Friday August 31, 2012
Kevin Eastman: Co-creator of TMNT cartoon
Worlds of Wonder
By Michael Cheang
We met Kevin Eastman, co-creator of the Teenage Mutant Ninja Turtles, at the San Diego Comic Con.
IF you were the child of the 80s like me, the names Leonardo, Donatello, Michelangelo and Raphael were more than just the names of some dead Italian renaissance artists. They were also the names of the most awesome pizza-guzzling, butt-kicking half-shelled heroes ever.
I was a kid when I discovered the Teenage Mutant Ninja Turtles (TMNT) cartoon on television, and I remember thinking at the time, “Wow, teenage turtles who are mutants and ninjas as well! And they all have different weapons! How awesome is that!”
More than 20 years later, while wandering around the recent Comic Con International in San Diego, I saw an announcement about a new TMNT cartoon to be released soon. It got me wondering – what sort of twisted, strange mind does it take to come up with a concept as brilliantly twisted yet awesome as the Teenage Mutant Ninja Turtles?
Fortunately, this being the largest comic convention in the world after all, there was no problem finding the answer to that question. I managed to set up an interview with one of the people responsible for coming up with the TMNT in the first place – Kevin Eastman.
Before they were a worldwide phenomenon with their own cartoon shows, toy line, feature film franchise and thousands of other Turtle-y stuff, the TMNT were just a funny sketch that Eastman drew on his sketchpad one day in 1984 while brainstorming with his then-partner Peter Laird.
That sketch led to the two young artists/writers self-publishing a 40-page, black-and-white, oversized comic featuring the four turtles kicking butt in surprisingly violent ways. It introduced us to the four turtles, their rat sensei Splinter, as well as their arch-nemesis Shredder, and garnered a cult following that just grew and grew.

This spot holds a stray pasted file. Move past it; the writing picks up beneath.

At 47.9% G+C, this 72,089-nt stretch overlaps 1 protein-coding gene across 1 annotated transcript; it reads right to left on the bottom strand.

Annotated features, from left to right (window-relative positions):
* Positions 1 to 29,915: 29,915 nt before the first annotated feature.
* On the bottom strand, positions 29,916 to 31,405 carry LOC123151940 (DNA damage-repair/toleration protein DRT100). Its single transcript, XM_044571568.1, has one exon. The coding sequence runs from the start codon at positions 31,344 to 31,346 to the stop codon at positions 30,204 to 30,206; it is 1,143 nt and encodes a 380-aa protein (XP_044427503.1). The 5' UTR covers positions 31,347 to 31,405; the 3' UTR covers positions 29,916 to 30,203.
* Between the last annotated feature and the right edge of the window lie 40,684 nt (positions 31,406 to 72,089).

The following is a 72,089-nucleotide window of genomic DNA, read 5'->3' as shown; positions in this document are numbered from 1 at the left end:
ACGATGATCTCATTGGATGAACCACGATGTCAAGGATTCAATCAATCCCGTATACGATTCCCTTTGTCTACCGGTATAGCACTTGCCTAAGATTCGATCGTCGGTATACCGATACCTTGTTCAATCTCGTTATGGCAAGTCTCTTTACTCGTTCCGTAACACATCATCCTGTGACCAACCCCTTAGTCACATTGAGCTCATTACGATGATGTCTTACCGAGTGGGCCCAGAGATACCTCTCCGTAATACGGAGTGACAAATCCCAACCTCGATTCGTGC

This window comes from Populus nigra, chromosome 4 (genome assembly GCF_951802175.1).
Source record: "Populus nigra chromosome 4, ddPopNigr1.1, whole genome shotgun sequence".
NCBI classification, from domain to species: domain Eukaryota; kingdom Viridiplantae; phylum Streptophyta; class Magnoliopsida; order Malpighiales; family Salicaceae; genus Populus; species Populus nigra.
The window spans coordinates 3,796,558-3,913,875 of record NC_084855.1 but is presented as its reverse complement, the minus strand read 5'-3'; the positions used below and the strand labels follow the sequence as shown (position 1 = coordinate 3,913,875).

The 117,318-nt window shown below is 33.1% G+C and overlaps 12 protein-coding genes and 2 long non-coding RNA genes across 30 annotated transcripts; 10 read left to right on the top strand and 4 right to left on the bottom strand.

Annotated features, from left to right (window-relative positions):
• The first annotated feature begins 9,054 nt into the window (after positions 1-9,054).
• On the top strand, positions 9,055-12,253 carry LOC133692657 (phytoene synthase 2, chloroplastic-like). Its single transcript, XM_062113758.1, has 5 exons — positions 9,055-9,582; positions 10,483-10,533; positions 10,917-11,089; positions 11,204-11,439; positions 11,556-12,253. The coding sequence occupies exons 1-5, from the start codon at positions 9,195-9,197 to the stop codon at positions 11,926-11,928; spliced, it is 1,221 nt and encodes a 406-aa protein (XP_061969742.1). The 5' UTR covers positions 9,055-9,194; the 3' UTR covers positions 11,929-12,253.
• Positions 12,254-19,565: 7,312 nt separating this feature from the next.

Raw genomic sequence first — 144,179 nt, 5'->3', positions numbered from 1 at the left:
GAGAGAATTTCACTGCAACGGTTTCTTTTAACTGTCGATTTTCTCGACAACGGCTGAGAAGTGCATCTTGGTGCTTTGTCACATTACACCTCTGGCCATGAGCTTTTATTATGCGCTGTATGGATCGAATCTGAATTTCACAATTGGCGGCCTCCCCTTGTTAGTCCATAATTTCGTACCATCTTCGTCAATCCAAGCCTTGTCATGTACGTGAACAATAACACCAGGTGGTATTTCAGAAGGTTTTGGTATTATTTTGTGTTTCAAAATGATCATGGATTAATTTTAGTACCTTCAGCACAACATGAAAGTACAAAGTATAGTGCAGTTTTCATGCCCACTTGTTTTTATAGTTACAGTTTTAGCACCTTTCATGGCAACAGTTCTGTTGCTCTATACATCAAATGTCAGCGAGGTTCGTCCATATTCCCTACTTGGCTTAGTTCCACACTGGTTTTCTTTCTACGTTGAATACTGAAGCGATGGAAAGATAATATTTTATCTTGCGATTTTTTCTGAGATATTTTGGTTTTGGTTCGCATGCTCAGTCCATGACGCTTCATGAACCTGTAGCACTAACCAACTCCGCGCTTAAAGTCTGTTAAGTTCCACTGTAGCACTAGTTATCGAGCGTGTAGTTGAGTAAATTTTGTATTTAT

“The Turtles were a love poem to all the stuff we loved as kids. Mickey Mouse, Donald Duck, (Marvel’s) New Mutants, X-Men, Daredevil, Bruce Lee ... everything that I saw as a kid and influenced me, I put into this big blender, spun it around,” explained Eastman.
But why turtles? And why name them after Italian Renaissance artists? “Why is Mickey Mouse a mouse, not a rat or a duck? We just thought it was funny! As for the names, when you’re working on an idea that absurd, traditional American or oriental names just aren’t funny enough. So what’s the furthest thing away from what people would expect? Italian Renaissance artists!” he said with a guffaw.
“We didn’t know if it would work, but it made us laugh, so we did that! It was a joke to us, a silly parody, but it was a joke that just kept on going and going.”
That joke is still going strong today, with the aforementioned new cartoon version of TMNT (the third version of the cartoon so far) due out later this year, and a mooted fifth feature film currently in development.
The 50-year-old Eastman may have sold off all his rights and associations with the TMNT property to Laird and the Mirage Group in 2008 (the entire franchise was subsequently sold to TV network Nickelodeon in 2009), but he just can’t seem to escape the monster that is TMNT – last year, he was roped in to co-write a brand new TMNT ongoing comic published by IDW.
Even Eastman finds it fascinating that the Turtles are still so popular after all this time. “I think the Turtles are a timeless, evergreen concept. It’s comforting and familiar, and generational because parents that grew up with it are sharing it with their kids, and the kids come back and enjoy it as well,” he said.